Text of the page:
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Guide To Diagnosing And Treating Guillain-Barre Syndrome

Lumbar Puncture

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A lumbar puncture, otherwise known as a spinal tap, is a medical procedure that involves removing a small sample of spinal fluid from the lower back. This invasive procedure is performed on an outpatient basis. The spine and brain are surrounded by cerebrospinal fluid (CSF). When a lumbar puncture is done, the doctor will insert a hollow needle through the patient's skin and into the lower back. This needle is guided between the patient's vertebrae until it reaches their spinal canal.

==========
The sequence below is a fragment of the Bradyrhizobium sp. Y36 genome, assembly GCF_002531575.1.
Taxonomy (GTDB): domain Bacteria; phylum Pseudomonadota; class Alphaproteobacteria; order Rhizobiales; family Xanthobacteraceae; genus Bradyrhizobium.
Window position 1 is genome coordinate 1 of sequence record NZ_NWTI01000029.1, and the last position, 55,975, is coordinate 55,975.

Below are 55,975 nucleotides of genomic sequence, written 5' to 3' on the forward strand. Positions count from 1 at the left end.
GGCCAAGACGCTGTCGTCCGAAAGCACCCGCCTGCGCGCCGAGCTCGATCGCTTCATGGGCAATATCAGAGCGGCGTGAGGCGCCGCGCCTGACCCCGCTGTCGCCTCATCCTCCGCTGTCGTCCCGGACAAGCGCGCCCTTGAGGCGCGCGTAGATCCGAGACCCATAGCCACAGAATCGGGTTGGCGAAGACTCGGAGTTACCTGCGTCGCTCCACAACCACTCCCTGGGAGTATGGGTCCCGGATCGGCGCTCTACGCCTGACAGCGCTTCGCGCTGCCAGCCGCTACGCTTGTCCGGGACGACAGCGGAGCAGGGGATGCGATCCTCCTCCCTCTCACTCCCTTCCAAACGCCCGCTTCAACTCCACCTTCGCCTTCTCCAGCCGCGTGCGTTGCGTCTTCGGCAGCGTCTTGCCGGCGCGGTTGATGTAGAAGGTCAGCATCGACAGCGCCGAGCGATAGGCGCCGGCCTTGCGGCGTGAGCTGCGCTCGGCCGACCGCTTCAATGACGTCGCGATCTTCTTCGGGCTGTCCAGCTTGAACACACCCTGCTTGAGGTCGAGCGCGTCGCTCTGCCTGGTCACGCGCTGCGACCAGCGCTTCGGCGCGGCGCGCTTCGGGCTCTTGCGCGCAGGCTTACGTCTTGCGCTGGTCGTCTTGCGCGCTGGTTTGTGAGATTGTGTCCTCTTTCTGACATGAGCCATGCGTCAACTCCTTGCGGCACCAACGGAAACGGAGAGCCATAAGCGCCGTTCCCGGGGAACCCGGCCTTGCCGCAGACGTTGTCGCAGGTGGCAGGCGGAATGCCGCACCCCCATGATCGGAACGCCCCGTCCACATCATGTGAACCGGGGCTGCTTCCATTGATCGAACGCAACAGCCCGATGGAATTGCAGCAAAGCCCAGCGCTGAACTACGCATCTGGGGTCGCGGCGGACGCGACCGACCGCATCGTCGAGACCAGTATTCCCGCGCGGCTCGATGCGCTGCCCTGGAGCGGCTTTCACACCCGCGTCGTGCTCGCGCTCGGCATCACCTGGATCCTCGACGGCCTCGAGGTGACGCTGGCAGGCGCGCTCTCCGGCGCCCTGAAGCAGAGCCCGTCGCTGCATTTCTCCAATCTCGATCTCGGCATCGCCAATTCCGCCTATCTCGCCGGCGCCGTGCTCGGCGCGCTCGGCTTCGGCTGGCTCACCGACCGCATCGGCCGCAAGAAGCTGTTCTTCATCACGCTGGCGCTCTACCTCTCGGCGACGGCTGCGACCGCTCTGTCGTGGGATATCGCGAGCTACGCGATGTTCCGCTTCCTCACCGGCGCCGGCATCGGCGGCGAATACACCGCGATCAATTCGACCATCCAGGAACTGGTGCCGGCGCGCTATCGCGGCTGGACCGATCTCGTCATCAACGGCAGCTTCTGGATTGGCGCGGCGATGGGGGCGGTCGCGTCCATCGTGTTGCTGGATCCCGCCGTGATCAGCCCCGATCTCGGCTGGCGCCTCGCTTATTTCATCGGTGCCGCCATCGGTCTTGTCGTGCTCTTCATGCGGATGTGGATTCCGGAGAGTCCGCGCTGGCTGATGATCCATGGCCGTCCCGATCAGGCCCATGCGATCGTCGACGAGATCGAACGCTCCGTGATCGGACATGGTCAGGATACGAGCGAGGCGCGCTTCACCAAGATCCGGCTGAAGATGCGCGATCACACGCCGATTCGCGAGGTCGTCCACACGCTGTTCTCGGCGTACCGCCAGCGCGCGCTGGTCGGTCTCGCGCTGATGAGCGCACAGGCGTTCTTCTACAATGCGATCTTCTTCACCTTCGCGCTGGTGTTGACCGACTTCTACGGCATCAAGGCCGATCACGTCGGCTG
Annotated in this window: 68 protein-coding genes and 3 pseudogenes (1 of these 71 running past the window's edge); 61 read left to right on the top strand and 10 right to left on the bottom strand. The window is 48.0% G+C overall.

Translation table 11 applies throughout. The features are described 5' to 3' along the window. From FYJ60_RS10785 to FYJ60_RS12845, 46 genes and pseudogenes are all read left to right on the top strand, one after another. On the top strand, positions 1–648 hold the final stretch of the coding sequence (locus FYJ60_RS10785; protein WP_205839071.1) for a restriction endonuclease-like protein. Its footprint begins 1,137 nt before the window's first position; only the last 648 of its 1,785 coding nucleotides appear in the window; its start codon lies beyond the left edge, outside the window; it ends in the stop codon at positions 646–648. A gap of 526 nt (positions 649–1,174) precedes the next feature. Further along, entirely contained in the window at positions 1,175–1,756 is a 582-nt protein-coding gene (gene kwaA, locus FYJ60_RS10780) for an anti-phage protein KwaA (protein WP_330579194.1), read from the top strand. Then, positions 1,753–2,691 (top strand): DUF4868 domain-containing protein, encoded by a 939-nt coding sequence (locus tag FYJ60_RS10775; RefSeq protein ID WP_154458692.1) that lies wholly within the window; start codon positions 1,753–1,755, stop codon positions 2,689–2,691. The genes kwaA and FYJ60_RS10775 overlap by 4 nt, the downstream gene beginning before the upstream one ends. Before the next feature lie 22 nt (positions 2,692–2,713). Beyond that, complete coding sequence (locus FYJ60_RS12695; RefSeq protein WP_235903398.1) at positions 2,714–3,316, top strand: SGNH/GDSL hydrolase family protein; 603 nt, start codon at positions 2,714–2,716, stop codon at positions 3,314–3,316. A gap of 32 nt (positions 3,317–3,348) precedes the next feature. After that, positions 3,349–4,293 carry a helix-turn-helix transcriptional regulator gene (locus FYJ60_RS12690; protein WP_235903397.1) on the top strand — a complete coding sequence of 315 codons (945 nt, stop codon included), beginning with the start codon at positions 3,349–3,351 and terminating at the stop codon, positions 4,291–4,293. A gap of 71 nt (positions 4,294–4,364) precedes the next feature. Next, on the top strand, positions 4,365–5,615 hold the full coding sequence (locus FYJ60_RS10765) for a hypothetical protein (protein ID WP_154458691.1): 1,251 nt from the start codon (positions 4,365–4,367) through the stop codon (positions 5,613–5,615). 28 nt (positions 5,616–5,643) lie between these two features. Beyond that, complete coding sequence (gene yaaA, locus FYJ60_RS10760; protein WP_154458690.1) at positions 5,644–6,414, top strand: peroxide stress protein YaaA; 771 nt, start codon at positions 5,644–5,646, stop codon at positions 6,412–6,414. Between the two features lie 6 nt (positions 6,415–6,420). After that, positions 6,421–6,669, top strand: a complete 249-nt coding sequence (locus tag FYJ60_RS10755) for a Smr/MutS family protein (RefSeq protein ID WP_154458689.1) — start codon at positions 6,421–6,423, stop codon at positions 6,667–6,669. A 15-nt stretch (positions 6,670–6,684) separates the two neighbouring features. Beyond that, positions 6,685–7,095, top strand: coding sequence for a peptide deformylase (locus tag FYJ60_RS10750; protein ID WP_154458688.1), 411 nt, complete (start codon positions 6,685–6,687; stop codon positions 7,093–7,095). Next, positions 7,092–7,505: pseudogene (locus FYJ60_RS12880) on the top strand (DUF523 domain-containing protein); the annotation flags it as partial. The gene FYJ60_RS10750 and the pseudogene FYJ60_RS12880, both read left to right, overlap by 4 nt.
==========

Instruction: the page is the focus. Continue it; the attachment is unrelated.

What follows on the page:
The spinal fluid that is removed can then be tested to detect any changes. Certain changes commonly occur in the spinal fluid of Guillain-Barre syndrome patients. The doctor may also test for other nerve-related disorders to rule them out. There are other reasons a lumbar puncture is one. One is so that the spinal fluid pressure can be measured to make sure that hydrocephalus has not occurred. Another is to numb the spine with an anesthetic.

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